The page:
We Wish It Weren’t So...
As we’ve worked to educate and inform voters about the inner workings of the House of Representatives, we’ve noticed a disturbing trend. Thanks to Insta Trac, one of Boston’s most respected legislative research firms, we’ve confirmed that Massachusetts representatives have taken fewer non-procedural roll call votes this year than in any other in the past twenty. (Data are not reliable for years prior to 1995.)
"The math is pretty simple[,]" the Boston Globe reports, "First, take the total roll call votes that lawmakers cast between January and July, before their summer recess. Then, strip out veto overrides and related votes, which represent more reaction to the governor than proactive policy. And voila, you’re left with the lowest spring vote total in two decades: 125."
Fewer roll call votes is bad news for good lawmaking. When legislators work under the cover of voice votes and skip the debate on important issues, accountability suffers.
We at MassFiscal believe the decrease in roll call votes is an unintended consequence of our work to educate voters on the actions of their legislators. The decline in roll call votes began just after we began our mail advocacy campaign last year and has paralleled our increased education efforts. Our comprehensive advocacy includes the Legislative Scorecard, an on-line record of every representative’s most important vote catalogued in an easy-to-understand format; letters to the editor and opinion pieces; and direct mail, radio, newspaper, and web advertisements.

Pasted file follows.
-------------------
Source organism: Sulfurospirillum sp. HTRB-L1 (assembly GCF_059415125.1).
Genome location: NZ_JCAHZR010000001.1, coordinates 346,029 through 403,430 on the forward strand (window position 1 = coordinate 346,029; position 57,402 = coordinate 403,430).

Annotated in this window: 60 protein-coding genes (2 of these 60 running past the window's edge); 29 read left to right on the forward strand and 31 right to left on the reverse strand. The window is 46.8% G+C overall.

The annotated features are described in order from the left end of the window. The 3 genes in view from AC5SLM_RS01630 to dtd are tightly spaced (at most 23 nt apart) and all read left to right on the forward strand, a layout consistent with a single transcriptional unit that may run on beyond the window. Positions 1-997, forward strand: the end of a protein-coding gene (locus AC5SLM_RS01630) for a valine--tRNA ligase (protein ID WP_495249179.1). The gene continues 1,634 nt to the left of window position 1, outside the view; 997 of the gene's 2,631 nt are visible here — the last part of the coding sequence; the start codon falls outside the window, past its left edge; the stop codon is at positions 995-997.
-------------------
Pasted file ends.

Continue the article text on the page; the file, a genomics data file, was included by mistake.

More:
Because we’ve made it easier for voters to know what their representative is up to, House leadership has made that information harder to discover by not voting. The House of Representatives has only voted on 33 significant votes this year. This is a drastic deviation from the average number of significant votes over the twenty year period: approximately 91.
Despite the increased challenge, we at MassFiscal vow to continue to educate and inform the citizens of our state.
Executive director of MassFiscal Paul Craney said, "Our advocacy work has been extremely effective. The coalition of voters who demand fiscally responsible, accountable government grows stronger every day. I'm disappointed the Legislature has chosen a duck-and-cover response to our efforts. Hiding may be an effective short-term strategy, but in the long term, open government will win out."